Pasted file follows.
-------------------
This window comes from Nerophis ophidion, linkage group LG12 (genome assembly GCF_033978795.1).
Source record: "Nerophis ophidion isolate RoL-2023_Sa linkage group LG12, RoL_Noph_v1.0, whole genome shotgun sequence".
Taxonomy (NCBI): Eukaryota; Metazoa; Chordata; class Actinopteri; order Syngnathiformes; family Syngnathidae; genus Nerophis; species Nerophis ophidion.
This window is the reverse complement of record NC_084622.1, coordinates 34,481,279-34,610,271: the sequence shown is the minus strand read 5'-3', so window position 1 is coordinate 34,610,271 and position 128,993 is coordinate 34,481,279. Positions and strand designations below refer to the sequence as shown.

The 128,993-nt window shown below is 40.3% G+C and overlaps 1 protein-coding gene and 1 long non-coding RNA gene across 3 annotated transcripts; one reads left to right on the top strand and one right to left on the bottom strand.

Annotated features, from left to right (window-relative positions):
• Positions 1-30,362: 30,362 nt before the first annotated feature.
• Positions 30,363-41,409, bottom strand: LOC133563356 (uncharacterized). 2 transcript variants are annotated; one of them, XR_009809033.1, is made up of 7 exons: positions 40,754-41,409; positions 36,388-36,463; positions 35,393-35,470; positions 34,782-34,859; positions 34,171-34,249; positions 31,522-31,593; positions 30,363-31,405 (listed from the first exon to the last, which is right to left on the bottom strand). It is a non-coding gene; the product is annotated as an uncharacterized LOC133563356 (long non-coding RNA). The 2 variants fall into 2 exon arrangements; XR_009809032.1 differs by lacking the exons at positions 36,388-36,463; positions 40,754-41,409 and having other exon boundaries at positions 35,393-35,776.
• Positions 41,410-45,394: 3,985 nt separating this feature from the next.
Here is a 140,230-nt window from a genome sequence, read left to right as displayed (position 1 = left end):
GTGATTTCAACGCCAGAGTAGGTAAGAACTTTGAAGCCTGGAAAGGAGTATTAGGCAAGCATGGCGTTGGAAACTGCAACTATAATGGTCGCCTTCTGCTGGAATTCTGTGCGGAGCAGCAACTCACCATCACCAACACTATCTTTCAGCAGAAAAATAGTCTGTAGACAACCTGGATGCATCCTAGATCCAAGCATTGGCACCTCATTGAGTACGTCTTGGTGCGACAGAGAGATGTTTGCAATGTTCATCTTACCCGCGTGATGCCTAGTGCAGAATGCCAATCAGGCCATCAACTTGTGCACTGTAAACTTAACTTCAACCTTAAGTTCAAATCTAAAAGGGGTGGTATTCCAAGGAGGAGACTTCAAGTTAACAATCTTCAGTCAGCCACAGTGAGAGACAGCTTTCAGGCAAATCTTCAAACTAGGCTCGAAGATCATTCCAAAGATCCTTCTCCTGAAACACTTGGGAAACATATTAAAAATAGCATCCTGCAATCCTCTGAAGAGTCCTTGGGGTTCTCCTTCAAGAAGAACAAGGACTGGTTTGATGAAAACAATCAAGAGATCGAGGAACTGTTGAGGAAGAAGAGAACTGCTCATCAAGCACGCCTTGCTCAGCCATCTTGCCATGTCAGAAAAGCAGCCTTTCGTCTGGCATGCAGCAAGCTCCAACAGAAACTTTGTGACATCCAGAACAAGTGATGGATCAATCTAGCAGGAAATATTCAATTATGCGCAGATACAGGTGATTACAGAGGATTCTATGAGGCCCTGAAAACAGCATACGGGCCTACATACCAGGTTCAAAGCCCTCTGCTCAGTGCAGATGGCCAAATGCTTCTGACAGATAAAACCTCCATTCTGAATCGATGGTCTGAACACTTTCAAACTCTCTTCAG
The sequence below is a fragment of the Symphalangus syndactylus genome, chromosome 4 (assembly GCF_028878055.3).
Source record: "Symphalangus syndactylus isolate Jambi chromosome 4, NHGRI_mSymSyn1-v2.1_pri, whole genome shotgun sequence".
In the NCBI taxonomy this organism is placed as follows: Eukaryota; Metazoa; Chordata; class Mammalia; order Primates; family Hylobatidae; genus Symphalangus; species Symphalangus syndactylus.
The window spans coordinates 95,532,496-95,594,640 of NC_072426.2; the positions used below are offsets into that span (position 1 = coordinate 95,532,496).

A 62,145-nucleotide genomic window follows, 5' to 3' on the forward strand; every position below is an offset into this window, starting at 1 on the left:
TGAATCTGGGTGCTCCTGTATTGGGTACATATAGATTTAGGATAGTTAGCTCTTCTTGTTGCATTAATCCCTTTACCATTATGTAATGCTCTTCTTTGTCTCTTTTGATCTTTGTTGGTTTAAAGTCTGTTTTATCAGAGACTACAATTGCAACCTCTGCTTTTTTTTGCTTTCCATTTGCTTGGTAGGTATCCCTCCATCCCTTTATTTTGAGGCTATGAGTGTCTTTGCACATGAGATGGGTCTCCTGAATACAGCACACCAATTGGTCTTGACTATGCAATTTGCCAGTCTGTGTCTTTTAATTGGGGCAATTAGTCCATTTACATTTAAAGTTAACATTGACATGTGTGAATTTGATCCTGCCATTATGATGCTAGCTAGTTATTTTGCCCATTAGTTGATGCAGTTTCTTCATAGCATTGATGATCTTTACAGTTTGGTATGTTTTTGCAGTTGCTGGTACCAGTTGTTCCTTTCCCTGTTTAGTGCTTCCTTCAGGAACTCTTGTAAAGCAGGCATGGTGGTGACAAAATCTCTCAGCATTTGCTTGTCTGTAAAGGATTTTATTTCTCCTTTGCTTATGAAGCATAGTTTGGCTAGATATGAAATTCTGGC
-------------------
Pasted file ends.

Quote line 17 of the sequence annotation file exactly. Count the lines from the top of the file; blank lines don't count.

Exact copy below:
TGAATCTGGGTGCTCCTGTATTGGGTACATATAGATTTAGGATAGTTAGCTCTTCTTGTTGCATTAATCCCTTTACCATTATGTAATGCTCTTCTTTGTCTCTTTTGATCTTTGTTGGTTTAAAGTCTGTTTTATCAGAGACTACAATTGCAACCTCTGCTTTTTTTTGCTTTCCATTTGCTTGGTAGGTATCCCTCCATCCCTTTATTTTGAGGCTATGAGTGTCTTTGCACATGAGATGGGTCTCCTGAATACAGCACACCAATTGGTCTTGACTATGCAATTTGCCAGTCTGTGTCTTTTAATTGGGGCAATTAGTCCATTTACATTTAAAGTTAACATTGACATGTGTGAATTTGATCCTGCCATTATGATGCTAGCTAGTTATTTTGCCCATTAGTTGATGCAGTTTCTTCATAGCATTGATGATCTTTACAGTTTGGTATGTTTTTGCAGTTGCTGGTACCAGTTGTTCCTTTCCCTGTTTAGTGCTTCCTTCAGGAACTCTTGTAAAGCAGGCATGGTGGTGACAAAATCTCTCAGCATTTGCTTGTCTGTAAAGGATTTTATTTCTCCTTTGCTTATGAAGCATAGTTTGGCTAGATATGAAATTCTGGC